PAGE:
Milk bar is transformed for Warsaw’s bourgeoisie
Sojka & Wojciechowski rework an Eastern European Socialist staple for a 21st-century audience
Ever since Wolfgang Becker’s 2003 film Goodbye Lenin, nostalgia for Eastern European Socialist kitsch has been deemed acceptable. Design students from across the Eastern Bloc have been happily plundering their parents’ past for imagery that can be reworked for a 21st-century audience.
Hence the recent revival of that Polish stalwart, the milk bar. These cheap, nourishing and often rudely-staff self-service cafes had been around since the 1890s. But they came into their own under Communism, when workers without office or factory canteens would patronise them for their dairy-based, meat-free meals. In the 1980s, when meat was rationed under martial law. they again played an important part in the social cohesion of the country and a state-subsidised chain was created.
Now, one of Warsaw’s most famous milk bars has reopened with much swagger. In the old days, Bar Prasowy was full of journalists due to its proximity to the media HQ in the Stalinist monumental district called MDM Prasowy. However, cash flow problems saw the owners forced to close it down four years ago.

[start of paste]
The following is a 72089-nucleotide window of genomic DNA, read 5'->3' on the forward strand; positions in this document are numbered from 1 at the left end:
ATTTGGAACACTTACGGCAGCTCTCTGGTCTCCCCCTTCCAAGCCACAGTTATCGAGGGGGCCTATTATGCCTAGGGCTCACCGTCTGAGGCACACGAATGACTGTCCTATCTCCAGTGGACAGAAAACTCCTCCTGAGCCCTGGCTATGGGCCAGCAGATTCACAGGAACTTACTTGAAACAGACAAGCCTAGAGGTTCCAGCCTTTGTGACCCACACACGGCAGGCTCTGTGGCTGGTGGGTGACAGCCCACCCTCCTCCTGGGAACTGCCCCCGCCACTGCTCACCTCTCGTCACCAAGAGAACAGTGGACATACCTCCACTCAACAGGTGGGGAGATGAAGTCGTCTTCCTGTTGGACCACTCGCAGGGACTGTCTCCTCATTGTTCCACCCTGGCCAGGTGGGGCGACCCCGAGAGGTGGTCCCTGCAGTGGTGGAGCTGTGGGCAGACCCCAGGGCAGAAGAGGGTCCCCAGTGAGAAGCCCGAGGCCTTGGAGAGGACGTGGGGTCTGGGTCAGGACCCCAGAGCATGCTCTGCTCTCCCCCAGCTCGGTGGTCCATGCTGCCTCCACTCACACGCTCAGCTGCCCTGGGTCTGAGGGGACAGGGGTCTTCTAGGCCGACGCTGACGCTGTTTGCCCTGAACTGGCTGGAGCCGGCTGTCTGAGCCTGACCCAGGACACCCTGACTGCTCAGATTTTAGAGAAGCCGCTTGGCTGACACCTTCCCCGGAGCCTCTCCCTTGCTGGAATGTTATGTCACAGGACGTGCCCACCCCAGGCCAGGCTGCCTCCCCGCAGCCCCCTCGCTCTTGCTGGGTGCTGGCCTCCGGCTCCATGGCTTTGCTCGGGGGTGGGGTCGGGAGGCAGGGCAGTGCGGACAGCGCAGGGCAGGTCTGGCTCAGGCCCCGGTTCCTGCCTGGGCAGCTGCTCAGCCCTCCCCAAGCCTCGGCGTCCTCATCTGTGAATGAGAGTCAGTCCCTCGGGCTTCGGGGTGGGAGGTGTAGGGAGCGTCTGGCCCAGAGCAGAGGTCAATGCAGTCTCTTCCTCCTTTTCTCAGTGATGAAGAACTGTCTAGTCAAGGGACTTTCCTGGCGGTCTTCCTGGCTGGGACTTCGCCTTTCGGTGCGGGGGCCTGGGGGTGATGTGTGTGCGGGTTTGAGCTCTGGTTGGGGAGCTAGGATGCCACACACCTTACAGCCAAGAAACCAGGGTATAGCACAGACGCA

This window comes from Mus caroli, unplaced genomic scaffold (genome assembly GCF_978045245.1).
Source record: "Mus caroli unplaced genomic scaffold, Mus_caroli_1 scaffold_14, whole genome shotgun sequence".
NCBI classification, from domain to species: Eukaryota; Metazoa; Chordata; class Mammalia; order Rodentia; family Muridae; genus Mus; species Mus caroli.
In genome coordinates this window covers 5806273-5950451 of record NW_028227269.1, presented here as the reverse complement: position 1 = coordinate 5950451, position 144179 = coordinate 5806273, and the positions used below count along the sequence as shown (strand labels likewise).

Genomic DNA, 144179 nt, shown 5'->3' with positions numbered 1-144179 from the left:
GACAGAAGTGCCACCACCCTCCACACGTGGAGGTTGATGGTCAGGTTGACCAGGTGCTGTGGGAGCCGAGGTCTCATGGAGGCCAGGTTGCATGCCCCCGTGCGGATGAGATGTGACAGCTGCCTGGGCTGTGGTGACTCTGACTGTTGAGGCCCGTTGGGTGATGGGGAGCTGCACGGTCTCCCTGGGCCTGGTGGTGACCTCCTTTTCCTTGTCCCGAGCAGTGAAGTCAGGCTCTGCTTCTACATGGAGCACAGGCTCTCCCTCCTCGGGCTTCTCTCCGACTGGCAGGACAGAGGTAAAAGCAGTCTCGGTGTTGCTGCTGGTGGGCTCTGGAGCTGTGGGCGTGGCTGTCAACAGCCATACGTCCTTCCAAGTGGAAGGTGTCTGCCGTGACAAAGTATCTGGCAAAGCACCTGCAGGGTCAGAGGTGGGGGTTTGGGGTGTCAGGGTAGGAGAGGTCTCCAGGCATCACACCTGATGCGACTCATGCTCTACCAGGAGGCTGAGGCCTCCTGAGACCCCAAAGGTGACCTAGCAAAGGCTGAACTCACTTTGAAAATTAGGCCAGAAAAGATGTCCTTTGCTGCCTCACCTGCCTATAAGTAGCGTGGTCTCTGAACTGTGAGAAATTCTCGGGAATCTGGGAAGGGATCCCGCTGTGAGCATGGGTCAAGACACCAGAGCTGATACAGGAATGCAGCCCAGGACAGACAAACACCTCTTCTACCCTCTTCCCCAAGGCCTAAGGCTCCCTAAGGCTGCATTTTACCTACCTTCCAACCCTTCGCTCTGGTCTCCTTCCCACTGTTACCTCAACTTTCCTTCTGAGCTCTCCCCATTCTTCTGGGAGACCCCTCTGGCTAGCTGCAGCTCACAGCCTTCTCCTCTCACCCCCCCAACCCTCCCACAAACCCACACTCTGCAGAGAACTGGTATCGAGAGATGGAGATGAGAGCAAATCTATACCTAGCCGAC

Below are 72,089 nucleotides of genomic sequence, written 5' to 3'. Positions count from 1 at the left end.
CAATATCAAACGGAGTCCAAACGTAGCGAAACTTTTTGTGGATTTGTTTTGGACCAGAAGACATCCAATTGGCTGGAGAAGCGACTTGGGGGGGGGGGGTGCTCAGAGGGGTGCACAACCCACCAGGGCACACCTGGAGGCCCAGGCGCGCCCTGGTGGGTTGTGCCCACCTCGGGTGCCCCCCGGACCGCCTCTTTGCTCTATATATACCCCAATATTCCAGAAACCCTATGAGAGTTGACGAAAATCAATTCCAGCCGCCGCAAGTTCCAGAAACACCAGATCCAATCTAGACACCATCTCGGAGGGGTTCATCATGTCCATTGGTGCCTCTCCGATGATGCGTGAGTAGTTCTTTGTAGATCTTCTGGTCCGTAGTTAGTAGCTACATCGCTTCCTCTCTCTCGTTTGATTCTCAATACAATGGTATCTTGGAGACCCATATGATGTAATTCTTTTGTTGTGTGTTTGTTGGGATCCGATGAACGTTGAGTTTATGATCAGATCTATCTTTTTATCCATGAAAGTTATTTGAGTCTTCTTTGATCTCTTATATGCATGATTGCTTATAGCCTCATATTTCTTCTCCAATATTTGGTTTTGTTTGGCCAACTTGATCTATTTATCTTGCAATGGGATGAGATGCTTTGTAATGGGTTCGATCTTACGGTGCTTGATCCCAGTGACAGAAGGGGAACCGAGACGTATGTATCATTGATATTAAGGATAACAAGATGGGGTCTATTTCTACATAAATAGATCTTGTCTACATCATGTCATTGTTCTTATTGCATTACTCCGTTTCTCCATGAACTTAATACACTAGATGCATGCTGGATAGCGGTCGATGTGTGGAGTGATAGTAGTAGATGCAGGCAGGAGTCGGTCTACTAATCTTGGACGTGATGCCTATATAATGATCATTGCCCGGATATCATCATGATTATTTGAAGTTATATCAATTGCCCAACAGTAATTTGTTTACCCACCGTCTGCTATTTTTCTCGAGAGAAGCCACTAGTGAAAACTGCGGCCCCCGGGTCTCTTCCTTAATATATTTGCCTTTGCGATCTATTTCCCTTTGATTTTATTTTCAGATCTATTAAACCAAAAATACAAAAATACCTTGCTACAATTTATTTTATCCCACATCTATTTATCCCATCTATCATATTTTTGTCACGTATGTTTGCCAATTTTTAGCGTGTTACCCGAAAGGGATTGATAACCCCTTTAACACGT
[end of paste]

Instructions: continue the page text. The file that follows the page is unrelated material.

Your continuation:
It carries the same menu as in its previous incarnation, but aesthetically it would not look out of place in trendy Shoreditch. The Warsaw interior designers Sojka & Wojciechowski have given it shiny white wall tiles on one wall and parts of the ceiling, a polished concrete floor, and red industrial-style pendant lights hanging over the white tables and chairs. The main design feature is a wall clad entirely in black rubber, adorned with white lettering associated with the functional typography of the socialist times. But here, instead of spelling out the menu, the letters form a graphic of local mid-20th-century buildings which have had to make way for the city’s modern skyscrapers and shopping malls. At least Bar Prasowy has been spared that fate.
For some stunning contemporary interior spaces check out our new book Room. It presents 100 exceptional emerging designers, selected by 10 international leaders in the interior design world; featuring curators from a broad range of disciplines, including groundbreaking design publications, world-renowned academics and tutors on design, influential interior design practices, cross-genre innovators and industry leaders.
Each of the international panel members have chosen 10 of their favourite interior design projects that have broken new ground in the last 5 years. Arranged alphabetically by designer, Room features more than 700 photographs, renders and drawings. We'll be bringing you some stories from the book as the week unfolds.